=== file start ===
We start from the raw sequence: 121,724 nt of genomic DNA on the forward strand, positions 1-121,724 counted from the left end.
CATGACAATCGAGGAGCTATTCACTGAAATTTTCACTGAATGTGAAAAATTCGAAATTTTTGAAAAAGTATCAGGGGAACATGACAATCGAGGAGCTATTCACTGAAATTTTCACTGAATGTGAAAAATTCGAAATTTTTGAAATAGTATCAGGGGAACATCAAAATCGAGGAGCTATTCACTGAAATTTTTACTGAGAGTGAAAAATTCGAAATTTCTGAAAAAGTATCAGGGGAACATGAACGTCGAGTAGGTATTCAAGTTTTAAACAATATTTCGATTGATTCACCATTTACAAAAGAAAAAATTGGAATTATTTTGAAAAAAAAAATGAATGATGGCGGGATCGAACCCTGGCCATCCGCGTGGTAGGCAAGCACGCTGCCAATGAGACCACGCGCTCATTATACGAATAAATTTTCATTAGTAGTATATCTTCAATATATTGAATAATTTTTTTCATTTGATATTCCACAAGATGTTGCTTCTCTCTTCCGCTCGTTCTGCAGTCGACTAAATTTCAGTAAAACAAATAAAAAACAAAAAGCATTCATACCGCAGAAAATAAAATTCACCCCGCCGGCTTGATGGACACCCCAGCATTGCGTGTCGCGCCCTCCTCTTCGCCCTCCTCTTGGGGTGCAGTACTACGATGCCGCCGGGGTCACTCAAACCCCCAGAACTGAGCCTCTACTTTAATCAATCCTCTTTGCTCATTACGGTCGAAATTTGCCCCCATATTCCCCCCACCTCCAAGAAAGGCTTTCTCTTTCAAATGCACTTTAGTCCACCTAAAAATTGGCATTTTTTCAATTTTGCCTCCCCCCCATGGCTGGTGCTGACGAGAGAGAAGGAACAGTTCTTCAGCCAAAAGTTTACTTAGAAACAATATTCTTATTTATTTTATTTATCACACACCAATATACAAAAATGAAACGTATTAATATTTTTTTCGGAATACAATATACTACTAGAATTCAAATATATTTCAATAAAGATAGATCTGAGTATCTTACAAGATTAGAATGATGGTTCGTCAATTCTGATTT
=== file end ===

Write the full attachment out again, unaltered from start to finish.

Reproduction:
We start from the raw sequence: 121,724 nt of genomic DNA on the forward strand, positions 1-121,724 counted from the left end.
CATGACAATCGAGGAGCTATTCACTGAAATTTTCACTGAATGTGAAAAATTCGAAATTTTTGAAAAAGTATCAGGGGAACATGACAATCGAGGAGCTATTCACTGAAATTTTCACTGAATGTGAAAAATTCGAAATTTTTGAAATAGTATCAGGGGAACATCAAAATCGAGGAGCTATTCACTGAAATTTTTACTGAGAGTGAAAAATTCGAAATTTCTGAAAAAGTATCAGGGGAACATGAACGTCGAGTAGGTATTCAAGTTTTAAACAATATTTCGATTGATTCACCATTTACAAAAGAAAAAATTGGAATTATTTTGAAAAAAAAAATGAATGATGGCGGGATCGAACCCTGGCCATCCGCGTGGTAGGCAAGCACGCTGCCAATGAGACCACGCGCTCATTATACGAATAAATTTTCATTAGTAGTATATCTTCAATATATTGAATAATTTTTTTCATTTGATATTCCACAAGATGTTGCTTCTCTCTTCCGCTCGTTCTGCAGTCGACTAAATTTCAGTAAAACAAATAAAAAACAAAAAGCATTCATACCGCAGAAAATAAAATTCACCCCGCCGGCTTGATGGACACCCCAGCATTGCGTGTCGCGCCCTCCTCTTCGCCCTCCTCTTGGGGTGCAGTACTACGATGCCGCCGGGGTCACTCAAACCCCCAGAACTGAGCCTCTACTTTAATCAATCCTCTTTGCTCATTACGGTCGAAATTTGCCCCCATATTCCCCCCACCTCCAAGAAAGGCTTTCTCTTTCAAATGCACTTTAGTCCACCTAAAAATTGGCATTTTTTCAATTTTGCCTCCCCCCCATGGCTGGTGCTGACGAGAGAGAAGGAACAGTTCTTCAGCCAAAAGTTTACTTAGAAACAATATTCTTATTTATTTTATTTATCACACACCAATATACAAAAATGAAACGTATTAATATTTTTTTCGGAATACAATATACTACTAGAATTCAAATATATTTCAATAAAGATAGATCTGAGTATCTTACAAGATTAGAATGATGGTTCGTCAATTCTGATTT